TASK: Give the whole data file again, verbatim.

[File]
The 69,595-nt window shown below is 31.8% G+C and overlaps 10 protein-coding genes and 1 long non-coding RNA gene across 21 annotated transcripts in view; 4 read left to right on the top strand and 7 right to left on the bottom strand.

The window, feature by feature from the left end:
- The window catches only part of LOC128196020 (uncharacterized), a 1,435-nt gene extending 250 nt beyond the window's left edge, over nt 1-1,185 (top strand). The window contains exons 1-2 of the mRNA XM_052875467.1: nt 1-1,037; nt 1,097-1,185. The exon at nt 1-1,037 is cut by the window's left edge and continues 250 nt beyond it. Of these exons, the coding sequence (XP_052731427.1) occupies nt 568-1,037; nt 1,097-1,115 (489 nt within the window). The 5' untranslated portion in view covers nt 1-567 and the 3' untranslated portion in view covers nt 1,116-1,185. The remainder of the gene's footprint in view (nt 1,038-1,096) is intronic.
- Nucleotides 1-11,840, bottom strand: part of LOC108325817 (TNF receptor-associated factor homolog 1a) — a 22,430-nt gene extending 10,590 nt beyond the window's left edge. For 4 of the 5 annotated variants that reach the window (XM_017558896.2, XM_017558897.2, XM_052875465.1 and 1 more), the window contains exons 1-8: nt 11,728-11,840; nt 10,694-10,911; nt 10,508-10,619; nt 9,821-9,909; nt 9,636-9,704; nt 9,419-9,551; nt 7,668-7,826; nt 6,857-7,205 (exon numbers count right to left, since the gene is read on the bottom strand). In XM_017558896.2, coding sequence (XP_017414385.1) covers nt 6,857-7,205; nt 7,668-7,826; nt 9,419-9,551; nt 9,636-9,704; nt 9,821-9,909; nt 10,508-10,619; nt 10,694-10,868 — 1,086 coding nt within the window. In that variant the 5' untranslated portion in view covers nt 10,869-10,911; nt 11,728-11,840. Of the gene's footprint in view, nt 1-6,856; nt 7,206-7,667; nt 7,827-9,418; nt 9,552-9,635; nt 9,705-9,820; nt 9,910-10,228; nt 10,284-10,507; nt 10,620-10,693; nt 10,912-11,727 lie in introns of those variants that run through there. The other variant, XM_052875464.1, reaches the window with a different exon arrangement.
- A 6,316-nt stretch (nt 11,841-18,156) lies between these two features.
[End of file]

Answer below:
The 69,595-nt window shown below is 31.8% G+C and overlaps 10 protein-coding genes and 1 long non-coding RNA gene across 21 annotated transcripts in view; 4 read left to right on the top strand and 7 right to left on the bottom strand.

The window, feature by feature from the left end:
- The window catches only part of LOC128196020 (uncharacterized), a 1,435-nt gene extending 250 nt beyond the window's left edge, over nt 1-1,185 (top strand). The window contains exons 1-2 of the mRNA XM_052875467.1: nt 1-1,037; nt 1,097-1,185. The exon at nt 1-1,037 is cut by the window's left edge and continues 250 nt beyond it. Of these exons, the coding sequence (XP_052731427.1) occupies nt 568-1,037; nt 1,097-1,115 (489 nt within the window). The 5' untranslated portion in view covers nt 1-567 and the 3' untranslated portion in view covers nt 1,116-1,185. The remainder of the gene's footprint in view (nt 1,038-1,096) is intronic.
- Nucleotides 1-11,840, bottom strand: part of LOC108325817 (TNF receptor-associated factor homolog 1a) — a 22,430-nt gene extending 10,590 nt beyond the window's left edge. For 4 of the 5 annotated variants that reach the window (XM_017558896.2, XM_017558897.2, XM_052875465.1 and 1 more), the window contains exons 1-8: nt 11,728-11,840; nt 10,694-10,911; nt 10,508-10,619; nt 9,821-9,909; nt 9,636-9,704; nt 9,419-9,551; nt 7,668-7,826; nt 6,857-7,205 (exon numbers count right to left, since the gene is read on the bottom strand). In XM_017558896.2, coding sequence (XP_017414385.1) covers nt 6,857-7,205; nt 7,668-7,826; nt 9,419-9,551; nt 9,636-9,704; nt 9,821-9,909; nt 10,508-10,619; nt 10,694-10,868 — 1,086 coding nt within the window. In that variant the 5' untranslated portion in view covers nt 10,869-10,911; nt 11,728-11,840. Of the gene's footprint in view, nt 1-6,856; nt 7,206-7,667; nt 7,827-9,418; nt 9,552-9,635; nt 9,705-9,820; nt 9,910-10,228; nt 10,284-10,507; nt 10,620-10,693; nt 10,912-11,727 lie in introns of those variants that run through there. The other variant, XM_052875464.1, reaches the window with a different exon arrangement.
- A 6,316-nt stretch (nt 11,841-18,156) lies between these two features.